Tom Harrison is the sort of guy you want in a crisis. Mainly due to his masterful refusal to acknowledge the fact that there’s a crisis at all. As the chief executive of the England and Wales Cricket Board delivered his latest update on how the game intends to weather the coronavirus pandemic, you wondered whether he had been watching the same sombre bulletins as the rest of us.

The forestalment of the season until 1 July, with the prospect of further setbacks to come, provided “an opportunity, as much as anything”. The challenge of rejigging a schedule already ransacked by cancellations and postponements was “an interesting experiment”. The spirit of cooperation within the game, Harrison insisted, was “very, very positive and optimistic”. By the end of it, you felt weirdly buoyant about the whole scenario. Hurrah for Covid-19! Three cheers for cricket! A clap for our brave, heroic stakeholders!

There was something strange about the room Harrison was sitting in. Hanging on the wall behind him, in what you had to assume was his living room or home office, were about half a dozen framed photographs of idyllic, sun-kissed landscapes: the sort of generic pictures that often come free with the frame when you buy them. Blissfully deserted beaches. Swaying palm trees. Postcard sunsets. It felt like a subliminal attempt to convey a message of extreme calm.

Of course, there is plenty to be said for maintaining a certain optimism at a time like this, particularly when there are some gut-wrenching decisions to be delegated in the weeks ahead. On the substance of those decisions, however, there was rather less to go on. Still no word on where things stand with the broadcasters. Still no word on the Hundred, whose fate will be decided at a further meeting next Wednesday. Still no word on what, if any, domestic cricket would take place in a truncated season.

There are no answers, because at present there can be no answers. English cricket, like many of its overseas counterparts and in common with many other sports, has its hands tied by a schedule and a wider culture that for years has been geared in just one direction: towards more of everything. More formats and more fixtures, stretching ever earlier into spring and ever later into autumn, squeezing the gaps in the calendar until players are delirious with fatigue and the red-ball and white-ball games have been driven irreconcilably apart.

Until now there has been no incentive to rationalise any of this, because nobody ever made their fortune in cricket by arguing for less of it. In a way, the pandemic has merely underlined what we have long tacitly known: that the schedule is full well beyond breaking point. That when you are blithely insisting it is possible to schedule four domestic competitions and four men’s international series in the space of three months, when you are unable to extend the season by more than a few weeks because that would bring it in direct conflict with a Twenty20 World Cup in Australia, a point of absurdity has long been passed.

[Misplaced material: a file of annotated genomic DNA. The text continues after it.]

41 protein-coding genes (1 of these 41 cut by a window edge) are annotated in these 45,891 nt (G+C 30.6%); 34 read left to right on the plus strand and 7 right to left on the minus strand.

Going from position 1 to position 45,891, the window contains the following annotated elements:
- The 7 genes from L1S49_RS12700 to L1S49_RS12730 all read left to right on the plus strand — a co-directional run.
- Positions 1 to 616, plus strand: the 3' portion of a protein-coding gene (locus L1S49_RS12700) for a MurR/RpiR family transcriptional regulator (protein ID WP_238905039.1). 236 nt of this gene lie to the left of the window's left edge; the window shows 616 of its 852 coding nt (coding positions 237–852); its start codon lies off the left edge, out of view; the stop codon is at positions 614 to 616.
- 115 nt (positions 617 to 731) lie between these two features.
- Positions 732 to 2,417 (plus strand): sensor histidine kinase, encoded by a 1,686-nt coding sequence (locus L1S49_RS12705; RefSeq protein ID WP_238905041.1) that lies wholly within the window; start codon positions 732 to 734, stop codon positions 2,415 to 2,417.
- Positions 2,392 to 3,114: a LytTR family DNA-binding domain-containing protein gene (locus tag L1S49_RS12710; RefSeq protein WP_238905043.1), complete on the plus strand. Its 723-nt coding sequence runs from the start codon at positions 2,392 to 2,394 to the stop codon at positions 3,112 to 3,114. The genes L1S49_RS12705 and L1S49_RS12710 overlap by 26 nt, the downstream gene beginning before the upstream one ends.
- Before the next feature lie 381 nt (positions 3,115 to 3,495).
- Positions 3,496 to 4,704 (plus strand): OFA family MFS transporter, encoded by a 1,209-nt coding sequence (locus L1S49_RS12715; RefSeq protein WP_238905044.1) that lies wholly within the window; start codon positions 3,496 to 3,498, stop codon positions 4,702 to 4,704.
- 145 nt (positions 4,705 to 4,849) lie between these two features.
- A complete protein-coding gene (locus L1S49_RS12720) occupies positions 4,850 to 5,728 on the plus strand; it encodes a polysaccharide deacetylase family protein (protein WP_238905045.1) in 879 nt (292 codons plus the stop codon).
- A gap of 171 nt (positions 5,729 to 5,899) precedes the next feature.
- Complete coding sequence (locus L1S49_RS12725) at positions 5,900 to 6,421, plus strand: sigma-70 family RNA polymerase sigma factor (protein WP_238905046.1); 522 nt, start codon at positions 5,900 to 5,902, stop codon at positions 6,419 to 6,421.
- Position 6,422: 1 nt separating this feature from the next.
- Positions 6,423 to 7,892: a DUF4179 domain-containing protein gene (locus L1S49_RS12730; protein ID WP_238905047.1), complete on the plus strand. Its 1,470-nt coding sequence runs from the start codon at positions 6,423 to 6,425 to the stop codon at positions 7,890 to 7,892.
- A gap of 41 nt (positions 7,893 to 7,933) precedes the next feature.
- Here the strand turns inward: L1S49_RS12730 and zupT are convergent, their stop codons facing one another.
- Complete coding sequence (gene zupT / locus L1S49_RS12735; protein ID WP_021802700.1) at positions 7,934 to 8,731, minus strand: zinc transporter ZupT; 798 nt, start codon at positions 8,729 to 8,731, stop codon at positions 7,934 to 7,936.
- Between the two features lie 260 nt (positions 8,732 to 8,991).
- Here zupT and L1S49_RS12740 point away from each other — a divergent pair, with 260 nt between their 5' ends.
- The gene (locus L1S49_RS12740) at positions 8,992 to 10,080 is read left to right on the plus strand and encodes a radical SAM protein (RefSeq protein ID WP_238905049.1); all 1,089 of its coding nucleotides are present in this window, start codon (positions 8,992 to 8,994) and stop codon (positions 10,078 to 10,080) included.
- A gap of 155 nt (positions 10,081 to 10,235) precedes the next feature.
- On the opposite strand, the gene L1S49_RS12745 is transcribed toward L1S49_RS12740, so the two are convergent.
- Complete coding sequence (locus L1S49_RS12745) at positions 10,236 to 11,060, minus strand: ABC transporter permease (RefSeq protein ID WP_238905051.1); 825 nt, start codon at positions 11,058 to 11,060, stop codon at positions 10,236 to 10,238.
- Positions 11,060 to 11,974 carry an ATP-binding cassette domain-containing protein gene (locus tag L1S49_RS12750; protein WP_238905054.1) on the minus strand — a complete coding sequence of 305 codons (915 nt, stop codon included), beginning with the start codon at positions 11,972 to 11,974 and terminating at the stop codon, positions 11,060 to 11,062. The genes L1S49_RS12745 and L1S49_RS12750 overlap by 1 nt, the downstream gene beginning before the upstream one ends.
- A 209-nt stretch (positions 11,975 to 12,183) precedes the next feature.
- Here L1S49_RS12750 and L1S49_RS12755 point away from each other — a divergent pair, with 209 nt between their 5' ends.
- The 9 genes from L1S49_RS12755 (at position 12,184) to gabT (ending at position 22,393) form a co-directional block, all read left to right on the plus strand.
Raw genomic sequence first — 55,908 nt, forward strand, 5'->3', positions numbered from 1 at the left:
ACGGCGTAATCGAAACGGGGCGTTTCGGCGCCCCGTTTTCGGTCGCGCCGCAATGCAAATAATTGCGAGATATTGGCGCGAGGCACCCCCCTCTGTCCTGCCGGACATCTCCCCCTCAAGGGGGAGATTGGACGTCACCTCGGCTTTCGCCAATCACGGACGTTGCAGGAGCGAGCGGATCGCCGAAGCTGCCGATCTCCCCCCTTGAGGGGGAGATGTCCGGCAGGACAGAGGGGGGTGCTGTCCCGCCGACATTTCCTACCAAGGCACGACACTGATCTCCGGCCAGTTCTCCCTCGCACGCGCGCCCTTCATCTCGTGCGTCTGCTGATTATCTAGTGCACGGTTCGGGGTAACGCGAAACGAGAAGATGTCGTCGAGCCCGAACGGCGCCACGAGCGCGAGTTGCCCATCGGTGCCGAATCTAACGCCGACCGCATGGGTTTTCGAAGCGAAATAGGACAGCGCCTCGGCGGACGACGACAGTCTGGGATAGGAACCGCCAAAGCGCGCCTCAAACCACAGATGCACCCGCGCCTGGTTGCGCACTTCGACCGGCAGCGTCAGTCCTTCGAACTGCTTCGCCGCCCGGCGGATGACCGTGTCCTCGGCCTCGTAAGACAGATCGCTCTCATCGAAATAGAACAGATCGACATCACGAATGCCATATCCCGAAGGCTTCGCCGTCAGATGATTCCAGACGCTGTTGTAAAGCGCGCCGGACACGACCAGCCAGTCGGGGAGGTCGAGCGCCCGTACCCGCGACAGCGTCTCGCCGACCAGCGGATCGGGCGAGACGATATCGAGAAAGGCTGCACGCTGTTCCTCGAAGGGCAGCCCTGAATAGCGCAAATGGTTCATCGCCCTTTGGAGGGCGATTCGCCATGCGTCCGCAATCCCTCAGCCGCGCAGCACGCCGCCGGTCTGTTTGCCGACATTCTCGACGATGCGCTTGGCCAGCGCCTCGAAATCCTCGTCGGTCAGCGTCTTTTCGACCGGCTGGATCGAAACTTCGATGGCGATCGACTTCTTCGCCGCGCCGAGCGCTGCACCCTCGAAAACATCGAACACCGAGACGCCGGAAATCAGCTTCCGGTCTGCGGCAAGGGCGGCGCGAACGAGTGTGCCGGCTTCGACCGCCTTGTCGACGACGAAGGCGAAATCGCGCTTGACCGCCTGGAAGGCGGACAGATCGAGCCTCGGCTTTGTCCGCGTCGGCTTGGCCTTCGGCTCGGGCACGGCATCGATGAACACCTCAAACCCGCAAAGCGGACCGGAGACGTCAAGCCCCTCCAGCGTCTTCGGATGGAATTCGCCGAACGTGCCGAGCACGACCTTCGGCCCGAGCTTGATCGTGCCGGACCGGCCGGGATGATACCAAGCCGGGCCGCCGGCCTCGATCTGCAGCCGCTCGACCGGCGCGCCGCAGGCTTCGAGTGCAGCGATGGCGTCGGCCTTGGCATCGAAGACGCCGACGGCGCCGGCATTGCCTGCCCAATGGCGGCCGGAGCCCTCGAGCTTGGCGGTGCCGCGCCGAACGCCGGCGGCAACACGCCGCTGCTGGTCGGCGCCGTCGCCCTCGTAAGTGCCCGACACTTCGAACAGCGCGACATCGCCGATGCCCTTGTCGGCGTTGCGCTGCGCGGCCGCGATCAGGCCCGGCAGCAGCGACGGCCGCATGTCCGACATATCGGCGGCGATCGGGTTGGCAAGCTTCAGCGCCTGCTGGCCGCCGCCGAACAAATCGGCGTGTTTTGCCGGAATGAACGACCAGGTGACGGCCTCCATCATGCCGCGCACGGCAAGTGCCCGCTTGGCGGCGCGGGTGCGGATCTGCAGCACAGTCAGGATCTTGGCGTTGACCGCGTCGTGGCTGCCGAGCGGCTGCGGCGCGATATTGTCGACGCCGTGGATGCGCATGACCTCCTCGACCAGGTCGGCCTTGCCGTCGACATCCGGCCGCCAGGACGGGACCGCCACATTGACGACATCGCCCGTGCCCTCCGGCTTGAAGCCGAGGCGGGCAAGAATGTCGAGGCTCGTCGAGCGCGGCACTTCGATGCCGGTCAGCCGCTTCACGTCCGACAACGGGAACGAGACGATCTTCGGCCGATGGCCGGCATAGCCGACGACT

The only real questions, then, are what we lose, and in what order. The County Championship and the One-Day Cup, almost certainly. The Hundred will surely have to go back in the can for a year. In practice, it’s hard to see how the epidemiological tide could turn in time for a white-ball series against Australia to be sanctioned. England’s international summer could well consist of four four-day Tests, two against West Indies, two against Pakistan – the minimum length for a World Test Championship series – held without crowds at a bio-secure Rose Bowl or Old Trafford in September.

As for women’s cricket, the ECB will surely be aware of the optics of busting a gut to salvage the men’s international calendar, while simultaneously allowing the women’s summer – six ODIs and six T20s against India and South Africa – to disappear without comment. But when asked whether he could offer a guarantee that if all the men’s international fixtures could be scheduled, all the women’s games would be played too, he pointedly could not.

You could ask similar questions about other areas of the game: about counties going under, players and staff struggling to make ends meet, clubs shutting their doors never to open them again. But that’s not really the “growth mindset” the ECB wants to engender right now. This is, after all, a huge opportunity to imagineer the future of English cricket. And it’s only right we embrace it with the enthusiasm it demands.

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